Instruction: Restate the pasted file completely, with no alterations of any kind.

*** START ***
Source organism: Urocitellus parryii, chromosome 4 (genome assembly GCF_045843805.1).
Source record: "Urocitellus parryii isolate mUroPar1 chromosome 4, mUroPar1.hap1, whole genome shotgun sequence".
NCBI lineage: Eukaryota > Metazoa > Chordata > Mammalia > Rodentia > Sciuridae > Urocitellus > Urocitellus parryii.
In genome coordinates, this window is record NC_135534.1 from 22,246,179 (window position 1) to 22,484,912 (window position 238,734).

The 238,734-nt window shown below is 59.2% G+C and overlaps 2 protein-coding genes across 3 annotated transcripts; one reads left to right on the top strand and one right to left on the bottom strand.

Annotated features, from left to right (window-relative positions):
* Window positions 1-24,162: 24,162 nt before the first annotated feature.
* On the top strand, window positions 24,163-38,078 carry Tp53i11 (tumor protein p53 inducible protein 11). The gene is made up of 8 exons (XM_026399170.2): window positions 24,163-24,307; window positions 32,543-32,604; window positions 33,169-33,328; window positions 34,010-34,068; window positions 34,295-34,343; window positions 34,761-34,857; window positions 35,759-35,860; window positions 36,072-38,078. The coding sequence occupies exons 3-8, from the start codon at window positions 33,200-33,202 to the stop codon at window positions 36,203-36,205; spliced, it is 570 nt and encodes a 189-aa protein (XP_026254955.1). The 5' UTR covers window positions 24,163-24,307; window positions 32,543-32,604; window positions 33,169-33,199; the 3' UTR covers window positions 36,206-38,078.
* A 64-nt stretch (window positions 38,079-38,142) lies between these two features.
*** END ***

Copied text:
Source organism: Urocitellus parryii, chromosome 4 (genome assembly GCF_045843805.1).
Source record: "Urocitellus parryii isolate mUroPar1 chromosome 4, mUroPar1.hap1, whole genome shotgun sequence".
NCBI lineage: Eukaryota > Metazoa > Chordata > Mammalia > Rodentia > Sciuridae > Urocitellus > Urocitellus parryii.
In genome coordinates, this window is record NC_135534.1 from 22,246,179 (window position 1) to 22,484,912 (window position 238,734).

The 238,734-nt window shown below is 59.2% G+C and overlaps 2 protein-coding genes across 3 annotated transcripts; one reads left to right on the top strand and one right to left on the bottom strand.

Annotated features, from left to right (window-relative positions):
* Window positions 1-24,162: 24,162 nt before the first annotated feature.
* On the top strand, window positions 24,163-38,078 carry Tp53i11 (tumor protein p53 inducible protein 11). The gene is made up of 8 exons (XM_026399170.2): window positions 24,163-24,307; window positions 32,543-32,604; window positions 33,169-33,328; window positions 34,010-34,068; window positions 34,295-34,343; window positions 34,761-34,857; window positions 35,759-35,860; window positions 36,072-38,078. The coding sequence occupies exons 3-8, from the start codon at window positions 33,200-33,202 to the stop codon at window positions 36,203-36,205; spliced, it is 570 nt and encodes a 189-aa protein (XP_026254955.1). The 5' UTR covers window positions 24,163-24,307; window positions 32,543-32,604; window positions 33,169-33,199; the 3' UTR covers window positions 36,206-38,078.
* A 64-nt stretch (window positions 38,079-38,142) lies between these two features.